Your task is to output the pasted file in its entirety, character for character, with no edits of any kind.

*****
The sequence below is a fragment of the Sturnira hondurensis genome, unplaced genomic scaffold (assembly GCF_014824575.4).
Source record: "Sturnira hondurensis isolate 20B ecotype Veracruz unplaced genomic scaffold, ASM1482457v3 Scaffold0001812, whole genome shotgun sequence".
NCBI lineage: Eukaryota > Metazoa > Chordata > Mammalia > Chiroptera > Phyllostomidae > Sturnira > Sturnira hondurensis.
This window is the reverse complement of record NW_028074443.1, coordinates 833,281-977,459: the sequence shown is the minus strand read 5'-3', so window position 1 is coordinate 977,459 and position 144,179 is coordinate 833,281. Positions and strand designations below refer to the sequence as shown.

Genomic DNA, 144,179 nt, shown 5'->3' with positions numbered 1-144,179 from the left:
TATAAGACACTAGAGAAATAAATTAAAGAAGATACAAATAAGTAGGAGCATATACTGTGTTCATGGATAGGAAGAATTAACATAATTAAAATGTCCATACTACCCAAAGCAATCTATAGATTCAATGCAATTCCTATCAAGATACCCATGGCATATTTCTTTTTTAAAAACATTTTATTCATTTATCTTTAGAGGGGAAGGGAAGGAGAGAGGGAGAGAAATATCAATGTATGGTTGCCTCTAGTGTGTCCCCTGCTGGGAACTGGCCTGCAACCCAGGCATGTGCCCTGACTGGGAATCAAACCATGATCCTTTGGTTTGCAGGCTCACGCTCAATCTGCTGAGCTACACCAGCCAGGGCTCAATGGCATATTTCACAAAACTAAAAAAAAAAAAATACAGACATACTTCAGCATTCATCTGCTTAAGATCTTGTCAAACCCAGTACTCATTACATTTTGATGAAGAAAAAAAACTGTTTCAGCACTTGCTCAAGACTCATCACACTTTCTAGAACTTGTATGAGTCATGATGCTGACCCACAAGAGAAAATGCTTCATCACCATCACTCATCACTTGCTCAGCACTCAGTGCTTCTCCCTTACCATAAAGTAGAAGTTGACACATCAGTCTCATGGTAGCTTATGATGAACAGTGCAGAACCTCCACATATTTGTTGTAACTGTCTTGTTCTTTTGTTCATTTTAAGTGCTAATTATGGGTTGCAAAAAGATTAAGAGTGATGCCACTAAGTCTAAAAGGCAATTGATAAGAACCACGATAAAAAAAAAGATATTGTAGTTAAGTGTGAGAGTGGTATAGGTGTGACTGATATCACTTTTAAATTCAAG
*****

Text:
The sequence below is a fragment of the Sturnira hondurensis genome, unplaced genomic scaffold (assembly GCF_014824575.4).
Source record: "Sturnira hondurensis isolate 20B ecotype Veracruz unplaced genomic scaffold, ASM1482457v3 Scaffold0001812, whole genome shotgun sequence".
NCBI lineage: Eukaryota > Metazoa > Chordata > Mammalia > Chiroptera > Phyllostomidae > Sturnira > Sturnira hondurensis.
This window is the reverse complement of record NW_028074443.1, coordinates 833,281-977,459: the sequence shown is the minus strand read 5'-3', so window position 1 is coordinate 977,459 and position 144,179 is coordinate 833,281. Positions and strand designations below refer to the sequence as shown.

Genomic DNA, 144,179 nt, shown 5'->3' with positions numbered 1-144,179 from the left:
TATAAGACACTAGAGAAATAAATTAAAGAAGATACAAATAAGTAGGAGCATATACTGTGTTCATGGATAGGAAGAATTAACATAATTAAAATGTCCATACTACCCAAAGCAATCTATAGATTCAATGCAATTCCTATCAAGATACCCATGGCATATTTCTTTTTTAAAAACATTTTATTCATTTATCTTTAGAGGGGAAGGGAAGGAGAGAGGGAGAGAAATATCAATGTATGGTTGCCTCTAGTGTGTCCCCTGCTGGGAACTGGCCTGCAACCCAGGCATGTGCCCTGACTGGGAATCAAACCATGATCCTTTGGTTTGCAGGCTCACGCTCAATCTGCTGAGCTACACCAGCCAGGGCTCAATGGCATATTTCACAAAACTAAAAAAAAAAAAATACAGACATACTTCAGCATTCATCTGCTTAAGATCTTGTCAAACCCAGTACTCATTACATTTTGATGAAGAAAAAAAACTGTTTCAGCACTTGCTCAAGACTCATCACACTTTCTAGAACTTGTATGAGTCATGATGCTGACCCACAAGAGAAAATGCTTCATCACCATCACTCATCACTTGCTCAGCACTCAGTGCTTCTCCCTTACCATAAAGTAGAAGTTGACACATCAGTCTCATGGTAGCTTATGATGAACAGTGCAGAACCTCCACATATTTGTTGTAACTGTCTTGTTCTTTTGTTCATTTTAAGTGCTAATTATGGGTTGCAAAAAGATTAAGAGTGATGCCACTAAGTCTAAAAGGCAATTGATAAGAACCACGATAAAAAAAAAGATATTGTAGTTAAGTGTGAGAGTGGTATAGGTGTGACTGATATCACTTTTAAATTCAAG